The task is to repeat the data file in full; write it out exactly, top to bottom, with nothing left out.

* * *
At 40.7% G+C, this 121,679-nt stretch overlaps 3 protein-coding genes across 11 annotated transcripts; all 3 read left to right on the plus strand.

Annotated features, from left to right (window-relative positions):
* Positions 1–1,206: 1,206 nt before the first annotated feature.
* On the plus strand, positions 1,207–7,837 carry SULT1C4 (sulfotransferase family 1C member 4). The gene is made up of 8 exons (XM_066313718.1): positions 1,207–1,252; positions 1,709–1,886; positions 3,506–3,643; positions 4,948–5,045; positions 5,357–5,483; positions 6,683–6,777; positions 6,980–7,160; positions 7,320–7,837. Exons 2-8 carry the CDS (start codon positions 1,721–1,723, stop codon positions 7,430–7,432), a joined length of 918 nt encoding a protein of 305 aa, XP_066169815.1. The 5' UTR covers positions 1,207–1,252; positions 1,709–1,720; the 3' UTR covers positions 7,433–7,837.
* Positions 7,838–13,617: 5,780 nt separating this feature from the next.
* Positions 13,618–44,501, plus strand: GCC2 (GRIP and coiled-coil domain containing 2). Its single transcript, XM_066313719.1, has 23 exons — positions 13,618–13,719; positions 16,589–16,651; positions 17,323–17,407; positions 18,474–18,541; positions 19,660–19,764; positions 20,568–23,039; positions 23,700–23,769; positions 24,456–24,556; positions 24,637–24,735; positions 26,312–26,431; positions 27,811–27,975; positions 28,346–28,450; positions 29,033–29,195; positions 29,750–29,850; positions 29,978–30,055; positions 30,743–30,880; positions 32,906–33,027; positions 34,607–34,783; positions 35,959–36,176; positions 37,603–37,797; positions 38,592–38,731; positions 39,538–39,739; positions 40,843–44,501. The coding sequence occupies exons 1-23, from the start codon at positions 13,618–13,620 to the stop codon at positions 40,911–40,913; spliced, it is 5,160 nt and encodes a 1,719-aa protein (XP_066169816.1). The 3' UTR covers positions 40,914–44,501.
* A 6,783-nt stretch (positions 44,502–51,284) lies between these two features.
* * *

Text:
At 40.7% G+C, this 121,679-nt stretch overlaps 3 protein-coding genes across 11 annotated transcripts; all 3 read left to right on the plus strand.

Annotated features, from left to right (window-relative positions):
* Positions 1–1,206: 1,206 nt before the first annotated feature.
* On the plus strand, positions 1,207–7,837 carry SULT1C4 (sulfotransferase family 1C member 4). The gene is made up of 8 exons (XM_066313718.1): positions 1,207–1,252; positions 1,709–1,886; positions 3,506–3,643; positions 4,948–5,045; positions 5,357–5,483; positions 6,683–6,777; positions 6,980–7,160; positions 7,320–7,837. Exons 2-8 carry the CDS (start codon positions 1,721–1,723, stop codon positions 7,430–7,432), a joined length of 918 nt encoding a protein of 305 aa, XP_066169815.1. The 5' UTR covers positions 1,207–1,252; positions 1,709–1,720; the 3' UTR covers positions 7,433–7,837.
* Positions 7,838–13,617: 5,780 nt separating this feature from the next.
* Positions 13,618–44,501, plus strand: GCC2 (GRIP and coiled-coil domain containing 2). Its single transcript, XM_066313719.1, has 23 exons — positions 13,618–13,719; positions 16,589–16,651; positions 17,323–17,407; positions 18,474–18,541; positions 19,660–19,764; positions 20,568–23,039; positions 23,700–23,769; positions 24,456–24,556; positions 24,637–24,735; positions 26,312–26,431; positions 27,811–27,975; positions 28,346–28,450; positions 29,033–29,195; positions 29,750–29,850; positions 29,978–30,055; positions 30,743–30,880; positions 32,906–33,027; positions 34,607–34,783; positions 35,959–36,176; positions 37,603–37,797; positions 38,592–38,731; positions 39,538–39,739; positions 40,843–44,501. The coding sequence occupies exons 1-23, from the start codon at positions 13,618–13,620 to the stop codon at positions 40,911–40,913; spliced, it is 5,160 nt and encodes a 1,719-aa protein (XP_066169816.1). The 3' UTR covers positions 40,914–44,501.
* A 6,783-nt stretch (positions 44,502–51,284) lies between these two features.